For almost a year now I’ve been listening to Sarah Mackenzie’s Read-Aloud Revival podcast. Unsurprisingly, the focus on her podcast is about reading aloud to your children. She has insights and tips, as well as interviews with a variety of authors. Although reading to the girls comes fairly naturally to my husband and me, it’s inspired me to think about reading aloud as something we’ll do for the rest of our lives rather than just while the girls are little.
So when Sarah (she’s so perky and lovable on her podcast that I feel like we’re on a first-name basis) announced that she was releasing a book entitled The Read-Aloud Family: Making Meaningful and Lasting Connections With Your Kids, I actually preordered it. Long story short: It was money well spent.
We all know that reading to our babies, toddlers, and young children is important. Even doctors remind us to read to them at well-child checks. But how important is it really? And why is it important? And do we really need to keep reading to children once they are able to read to themselves? Sarah tackles these questions in her book. She states,
Reading aloud with our kids is indeed the best use of our time and energy as parents. It’s more important than just about anything else we can do (28).
Throughout her book, she lauds the power of story to build our children’s character and expose them to the world around them. Likewise, she discusses how stories can create a bond between family members, creating references for inside jokes and experiences.
Additionally, Sarah advocates that reading aloud isn’t just so we can eventually teach our children how to read. Instead,
Even more important than teaching our kids the actual skill of reading is to cultivate a deep love of stories. After all, a child must love reading if he is to do it of his own volition throughout his life (70).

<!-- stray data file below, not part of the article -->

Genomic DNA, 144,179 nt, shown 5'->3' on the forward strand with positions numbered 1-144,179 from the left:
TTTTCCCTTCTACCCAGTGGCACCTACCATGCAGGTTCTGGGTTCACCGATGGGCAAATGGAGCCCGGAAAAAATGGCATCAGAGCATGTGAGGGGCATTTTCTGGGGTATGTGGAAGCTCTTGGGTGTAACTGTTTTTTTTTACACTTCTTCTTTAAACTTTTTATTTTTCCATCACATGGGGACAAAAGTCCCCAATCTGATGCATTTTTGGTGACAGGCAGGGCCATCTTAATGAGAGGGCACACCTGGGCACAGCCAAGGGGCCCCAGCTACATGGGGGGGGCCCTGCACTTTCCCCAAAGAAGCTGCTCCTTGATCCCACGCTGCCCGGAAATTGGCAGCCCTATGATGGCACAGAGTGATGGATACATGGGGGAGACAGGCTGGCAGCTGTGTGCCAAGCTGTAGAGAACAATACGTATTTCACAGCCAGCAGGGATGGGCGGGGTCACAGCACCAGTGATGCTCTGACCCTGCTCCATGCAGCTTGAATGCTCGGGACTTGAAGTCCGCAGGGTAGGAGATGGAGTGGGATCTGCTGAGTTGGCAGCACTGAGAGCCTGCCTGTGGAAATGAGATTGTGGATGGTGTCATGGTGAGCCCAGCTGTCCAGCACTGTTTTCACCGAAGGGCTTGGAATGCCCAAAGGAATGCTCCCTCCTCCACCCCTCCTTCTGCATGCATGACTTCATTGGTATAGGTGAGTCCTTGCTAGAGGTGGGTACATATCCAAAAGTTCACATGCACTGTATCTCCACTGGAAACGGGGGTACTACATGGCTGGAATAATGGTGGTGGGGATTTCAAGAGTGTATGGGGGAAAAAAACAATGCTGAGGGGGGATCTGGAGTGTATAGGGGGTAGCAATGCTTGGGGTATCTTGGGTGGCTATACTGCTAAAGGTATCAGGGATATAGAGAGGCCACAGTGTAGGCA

Her belief is that if you create a love a stories in children, a child will eventually learn how to read. That means that the struggling reader should be read to just as much–if not more–as a child who is reading at an “average” level.
The first part of the book emphasizes that reading aloud is important and that our duty as parents is to instill the love of reading into our children. Thankfully, Sarah doesn’t just beat us over the head with this goal without providing guidance on how to achieve it. The second half of the book gives tips and strategies on how to make read-aloud time meaningful. Likewise, she includes read-aloud book recommendations for all ages, even teenagers.
Many of her tips are very practical and she encourages us to make our goals small, because even small goals can bring about the love of reading. For example, she starts our read-aloud goal to be just 10 minutes a day because,
If I read for ten minutes every day, I’ll have read with my kids for sixty hours over the course of a year (109-110).
10 minutes seems too small to be a “real” goal, but sixty hours sure is an impressive amount of time. She goes on to explain that even if we read to our kids for 10 minutes every other day, that’s still 30 hours of read-aloud time. Sometimes it just takes someone to do the math to see how these small goals can make a big difference. Some of her additional insights include:
- How to create a book club culture at home
- What read aloud time will actually look like (and it’s not your children sitting quietly at your feet while you read).
- How to choose books for your kids
- How to ask questions that will create a bookish conversation with your kids
- Why audiobooks count as reading
After reading The Read-Aloud Family, I feel more motivated than ever to read to Babykins and Sweet Pea. Heck, I feel more motivated to read for my own personal pleasure! And now I have a book to back my belief that reading is more than just a skill, it’s a way of life.